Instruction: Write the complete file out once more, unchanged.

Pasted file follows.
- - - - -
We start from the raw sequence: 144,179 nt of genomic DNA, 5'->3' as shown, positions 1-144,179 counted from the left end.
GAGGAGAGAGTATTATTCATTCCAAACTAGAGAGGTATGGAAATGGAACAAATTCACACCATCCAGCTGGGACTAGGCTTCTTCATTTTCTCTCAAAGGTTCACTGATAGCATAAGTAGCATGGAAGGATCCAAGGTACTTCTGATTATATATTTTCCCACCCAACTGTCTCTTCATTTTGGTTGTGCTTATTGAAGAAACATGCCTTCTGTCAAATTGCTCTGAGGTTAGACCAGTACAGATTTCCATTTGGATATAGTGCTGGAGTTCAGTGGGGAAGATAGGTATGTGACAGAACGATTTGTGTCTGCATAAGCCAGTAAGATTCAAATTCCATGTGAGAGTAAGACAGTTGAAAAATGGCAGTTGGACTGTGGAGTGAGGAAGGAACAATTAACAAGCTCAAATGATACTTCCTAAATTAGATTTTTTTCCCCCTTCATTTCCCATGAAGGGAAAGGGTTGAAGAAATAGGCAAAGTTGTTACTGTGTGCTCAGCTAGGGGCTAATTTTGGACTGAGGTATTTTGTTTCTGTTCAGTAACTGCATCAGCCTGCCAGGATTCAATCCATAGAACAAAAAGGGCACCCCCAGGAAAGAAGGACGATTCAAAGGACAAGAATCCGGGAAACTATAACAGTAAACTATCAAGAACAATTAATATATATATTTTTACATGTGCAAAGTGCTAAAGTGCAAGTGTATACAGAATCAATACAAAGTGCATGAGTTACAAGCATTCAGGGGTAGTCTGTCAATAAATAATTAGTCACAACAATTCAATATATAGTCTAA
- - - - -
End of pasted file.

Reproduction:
We start from the raw sequence: 144,179 nt of genomic DNA, 5'->3' as shown, positions 1-144,179 counted from the left end.
GAGGAGAGAGTATTATTCATTCCAAACTAGAGAGGTATGGAAATGGAACAAATTCACACCATCCAGCTGGGACTAGGCTTCTTCATTTTCTCTCAAAGGTTCACTGATAGCATAAGTAGCATGGAAGGATCCAAGGTACTTCTGATTATATATTTTCCCACCCAACTGTCTCTTCATTTTGGTTGTGCTTATTGAAGAAACATGCCTTCTGTCAAATTGCTCTGAGGTTAGACCAGTACAGATTTCCATTTGGATATAGTGCTGGAGTTCAGTGGGGAAGATAGGTATGTGACAGAACGATTTGTGTCTGCATAAGCCAGTAAGATTCAAATTCCATGTGAGAGTAAGACAGTTGAAAAATGGCAGTTGGACTGTGGAGTGAGGAAGGAACAATTAACAAGCTCAAATGATACTTCCTAAATTAGATTTTTTTCCCCCTTCATTTCCCATGAAGGGAAAGGGTTGAAGAAATAGGCAAAGTTGTTACTGTGTGCTCAGCTAGGGGCTAATTTTGGACTGAGGTATTTTGTTTCTGTTCAGTAACTGCATCAGCCTGCCAGGATTCAATCCATAGAACAAAAAGGGCACCCCCAGGAAAGAAGGACGATTCAAAGGACAAGAATCCGGGAAACTATAACAGTAAACTATCAAGAACAATTAATATATATATTTTTACATGTGCAAAGTGCTAAAGTGCAAGTGTATACAGAATCAATACAAAGTGCATGAGTTACAAGCATTCAGGGGTAGTCTGTCAATAAATAATTAGTCACAACAATTCAATATATAGTCTAA